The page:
|Series||Monster Energy NASCAR Cup Series|
|Drivers||#1 - Jamie McMurray|
#42 - Kyle Larson
|Sponsors||#1 - McDonald's/Cessna|
#42 - Target
Chip Ganassi Racing with Felix Sabates is a stock car racing team. It is owned by businessmen Chip Ganassi, Felix Sabates, and Rob Kauffman. Teresa Earnhardt, widow of the late Dale Earnhardt, was part owner between 2009 and 2013.
The team is based in Concord, North Carolina, which is a suburb of Charlotte.
In NASCAR Cup series they field the #1 McDonalds/[ Chevrolet SS driven by Jamie McMurray and the #42 Target Chevrolet driven by Kyle Larson. The NASCAR operation was formed in 1989 by Felix Sabates, a Cuban immigrant who was a self-made millionare in products such as Teddy Ruxpin. The team was known as Team SABCO or SABCO Racing. In 2001, Ganassi bought 80% of the ownership interest in the team, the same year the team switched from Chevy to Dodge. The team operated under the name Chip Ganassi Racing with Felix Sabetes. In 2009, CGR merged with Dale Earnhardt, Inc. to form Earnhardt Ganassi Racing. EGR acquired the #1 and #8 teams from DEI while it kept the #42 from CGR. The team also switched from Dodge back to Chevy. In 2014, Earnhardt's name was removed from the team and reverted back to the old CGR name.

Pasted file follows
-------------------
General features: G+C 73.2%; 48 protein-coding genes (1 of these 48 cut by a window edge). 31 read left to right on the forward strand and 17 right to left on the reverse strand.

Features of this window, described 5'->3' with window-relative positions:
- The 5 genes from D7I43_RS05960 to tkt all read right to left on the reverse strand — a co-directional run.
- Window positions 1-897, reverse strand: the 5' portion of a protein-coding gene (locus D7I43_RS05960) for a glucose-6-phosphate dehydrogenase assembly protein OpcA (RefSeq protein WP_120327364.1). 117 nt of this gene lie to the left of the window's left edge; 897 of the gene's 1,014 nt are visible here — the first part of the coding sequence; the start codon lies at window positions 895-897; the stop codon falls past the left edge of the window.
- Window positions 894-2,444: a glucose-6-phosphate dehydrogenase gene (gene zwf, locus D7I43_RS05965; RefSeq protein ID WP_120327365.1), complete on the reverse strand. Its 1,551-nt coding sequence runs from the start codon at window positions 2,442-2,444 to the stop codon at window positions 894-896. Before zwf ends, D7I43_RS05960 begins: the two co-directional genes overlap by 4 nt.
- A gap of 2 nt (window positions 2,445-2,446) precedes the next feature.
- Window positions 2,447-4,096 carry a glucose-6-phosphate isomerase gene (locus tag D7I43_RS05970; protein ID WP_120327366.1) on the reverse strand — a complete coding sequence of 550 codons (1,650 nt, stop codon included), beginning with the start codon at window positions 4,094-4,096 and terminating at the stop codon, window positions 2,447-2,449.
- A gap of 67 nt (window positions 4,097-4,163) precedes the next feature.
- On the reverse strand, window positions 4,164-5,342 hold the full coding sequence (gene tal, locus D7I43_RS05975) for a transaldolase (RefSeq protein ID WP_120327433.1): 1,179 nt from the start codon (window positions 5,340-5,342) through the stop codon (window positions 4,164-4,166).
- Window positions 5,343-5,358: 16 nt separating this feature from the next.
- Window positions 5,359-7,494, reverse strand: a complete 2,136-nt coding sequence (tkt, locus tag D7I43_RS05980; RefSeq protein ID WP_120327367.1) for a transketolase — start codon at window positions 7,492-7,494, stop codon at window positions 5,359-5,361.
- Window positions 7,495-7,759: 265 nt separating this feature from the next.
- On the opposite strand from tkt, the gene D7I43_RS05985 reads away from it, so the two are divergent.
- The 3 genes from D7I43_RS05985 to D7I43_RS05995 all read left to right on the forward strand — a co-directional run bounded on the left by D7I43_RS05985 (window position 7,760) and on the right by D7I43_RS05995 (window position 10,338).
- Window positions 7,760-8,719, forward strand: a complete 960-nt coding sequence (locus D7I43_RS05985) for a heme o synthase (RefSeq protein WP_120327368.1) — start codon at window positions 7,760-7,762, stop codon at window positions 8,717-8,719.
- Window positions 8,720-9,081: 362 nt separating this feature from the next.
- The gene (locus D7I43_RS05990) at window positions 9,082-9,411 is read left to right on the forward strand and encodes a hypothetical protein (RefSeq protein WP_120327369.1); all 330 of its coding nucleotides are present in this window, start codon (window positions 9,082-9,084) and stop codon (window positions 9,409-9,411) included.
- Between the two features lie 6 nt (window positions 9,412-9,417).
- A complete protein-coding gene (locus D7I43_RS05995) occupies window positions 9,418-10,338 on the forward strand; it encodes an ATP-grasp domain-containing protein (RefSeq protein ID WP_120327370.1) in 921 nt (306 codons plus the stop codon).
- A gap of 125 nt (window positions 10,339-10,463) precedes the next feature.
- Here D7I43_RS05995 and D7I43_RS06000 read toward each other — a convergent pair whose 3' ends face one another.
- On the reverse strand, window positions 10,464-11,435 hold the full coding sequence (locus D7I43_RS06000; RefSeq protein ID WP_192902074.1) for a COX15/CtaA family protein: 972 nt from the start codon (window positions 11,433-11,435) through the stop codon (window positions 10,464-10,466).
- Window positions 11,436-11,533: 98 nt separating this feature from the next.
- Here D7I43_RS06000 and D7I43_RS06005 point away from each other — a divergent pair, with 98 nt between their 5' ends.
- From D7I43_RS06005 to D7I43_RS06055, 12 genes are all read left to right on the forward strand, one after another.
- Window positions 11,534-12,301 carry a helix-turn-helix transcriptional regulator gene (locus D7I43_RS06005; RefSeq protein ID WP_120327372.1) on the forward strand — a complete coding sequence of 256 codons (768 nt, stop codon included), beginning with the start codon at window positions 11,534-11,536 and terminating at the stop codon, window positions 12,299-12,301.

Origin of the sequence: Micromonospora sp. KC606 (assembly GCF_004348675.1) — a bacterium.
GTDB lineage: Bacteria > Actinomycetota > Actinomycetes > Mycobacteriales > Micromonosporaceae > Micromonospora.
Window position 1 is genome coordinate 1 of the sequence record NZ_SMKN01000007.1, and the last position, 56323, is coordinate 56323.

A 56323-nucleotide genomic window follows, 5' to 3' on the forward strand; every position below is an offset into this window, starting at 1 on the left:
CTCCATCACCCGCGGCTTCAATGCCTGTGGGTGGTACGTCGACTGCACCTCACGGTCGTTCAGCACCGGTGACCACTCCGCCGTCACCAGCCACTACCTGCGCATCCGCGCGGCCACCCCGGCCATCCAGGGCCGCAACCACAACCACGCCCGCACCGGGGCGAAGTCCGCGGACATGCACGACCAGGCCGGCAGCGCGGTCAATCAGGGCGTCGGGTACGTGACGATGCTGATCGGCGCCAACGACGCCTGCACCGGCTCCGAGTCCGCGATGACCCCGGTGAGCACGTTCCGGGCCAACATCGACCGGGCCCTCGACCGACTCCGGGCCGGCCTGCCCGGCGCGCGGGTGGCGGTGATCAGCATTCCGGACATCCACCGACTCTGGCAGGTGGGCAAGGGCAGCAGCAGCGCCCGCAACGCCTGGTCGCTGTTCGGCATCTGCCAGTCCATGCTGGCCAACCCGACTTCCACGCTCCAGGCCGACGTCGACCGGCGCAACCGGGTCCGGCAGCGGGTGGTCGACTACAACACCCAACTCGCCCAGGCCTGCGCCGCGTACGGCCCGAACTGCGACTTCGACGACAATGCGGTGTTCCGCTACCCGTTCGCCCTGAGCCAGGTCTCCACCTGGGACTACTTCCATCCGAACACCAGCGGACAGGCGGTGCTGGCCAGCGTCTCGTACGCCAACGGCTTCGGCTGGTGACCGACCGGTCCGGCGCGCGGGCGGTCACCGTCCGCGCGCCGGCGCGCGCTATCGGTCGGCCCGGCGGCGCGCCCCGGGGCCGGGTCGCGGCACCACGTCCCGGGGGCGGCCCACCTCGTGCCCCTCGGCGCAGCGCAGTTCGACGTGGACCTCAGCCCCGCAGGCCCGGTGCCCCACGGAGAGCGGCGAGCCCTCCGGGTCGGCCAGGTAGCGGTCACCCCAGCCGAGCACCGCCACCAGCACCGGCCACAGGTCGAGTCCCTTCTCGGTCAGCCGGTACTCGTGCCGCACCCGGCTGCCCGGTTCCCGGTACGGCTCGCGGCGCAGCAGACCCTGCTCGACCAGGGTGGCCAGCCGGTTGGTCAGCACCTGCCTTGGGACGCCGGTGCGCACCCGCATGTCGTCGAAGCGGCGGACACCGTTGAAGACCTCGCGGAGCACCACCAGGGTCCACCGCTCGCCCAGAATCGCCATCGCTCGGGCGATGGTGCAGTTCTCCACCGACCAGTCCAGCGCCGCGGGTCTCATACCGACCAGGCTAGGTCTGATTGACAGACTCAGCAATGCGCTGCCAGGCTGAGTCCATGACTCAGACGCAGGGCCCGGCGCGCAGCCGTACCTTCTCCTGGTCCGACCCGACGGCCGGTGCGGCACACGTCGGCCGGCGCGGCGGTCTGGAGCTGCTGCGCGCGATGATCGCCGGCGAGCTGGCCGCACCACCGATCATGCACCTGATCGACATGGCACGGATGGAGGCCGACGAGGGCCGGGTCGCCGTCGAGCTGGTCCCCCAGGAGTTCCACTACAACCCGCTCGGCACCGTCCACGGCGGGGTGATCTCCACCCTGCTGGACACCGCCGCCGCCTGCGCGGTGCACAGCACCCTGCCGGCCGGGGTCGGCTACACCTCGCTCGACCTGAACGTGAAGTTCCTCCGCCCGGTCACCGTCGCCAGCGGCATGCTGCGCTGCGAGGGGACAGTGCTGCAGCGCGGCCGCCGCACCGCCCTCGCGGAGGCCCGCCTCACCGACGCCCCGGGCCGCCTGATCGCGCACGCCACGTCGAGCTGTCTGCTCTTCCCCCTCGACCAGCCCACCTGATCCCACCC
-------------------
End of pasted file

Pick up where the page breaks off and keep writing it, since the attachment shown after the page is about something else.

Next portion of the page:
Car #39 History Edit
The 39 car is often a research and development car for CGN. It debuted in 2003 at Watkins Glen with Scott Pruett driving, starting 28th and finishing 2nd. Pruett and the car reappeared in 2004 and 2005 at Infineon, where Pruett finished 3rd and 31st, respectively. He also attempted The Glen, but he failed to qualify both years. In 2005, former champion Bill Elliott drove the car with Coors sponsorship at the Bud Shootout when his regular ride was unavailable. David Stremme then drove seven races in preparation for his bid in 2006 for NASCAR NEXTEL Cup Rookie of the Year. Casey Mears was originally going to drive this car full-time in this season with sponsorship from Home123, but it was later announced he would drive the 42 car instead. Home123 has terminated its contract with CGN, and this car will most likely continue to be used R&D purposes only.
Car #40 History Edit
The 40 car debuted in 1993 as the 2nd car in the SABCO stable. It had sponsorship from Dirt Devil and was piloted by rookie driver Kenny Wallace. After Wallace finished 3rd behind Bobby Labonte and Jeff Gordon in the Rookie of the Year standings, he left for other opportunities. Bobby Hamilton drove the car the next season with sponsorship from Kendall Motor Oil, during which the #40 car was bought by Dick Brooks. Hamilton finished 23rd in points that year. The 1995 season saw multiple drivers such as Rich Bickle, Greg Sacks, and Shane Hall pilot the car. But at the end of the year, Brooks closed up shop and sold the team back to Sabates. The team came back in 1996 with First Union sponsoring the car and Greg Sacks driving. Returning full-time the next year, rookie driver Robby Gordon drove and Coors Light paying the bills, things looked promising when Gordon won the pole at the spring Atlanta race, but Gordon, an open-wheel ace, suffered burns at the Indianapolis 500. By the time he came back, the damage was done, and despite picking up a top-5 at Watkins Glen, Gordon was released. Sacks returned to finish out the year.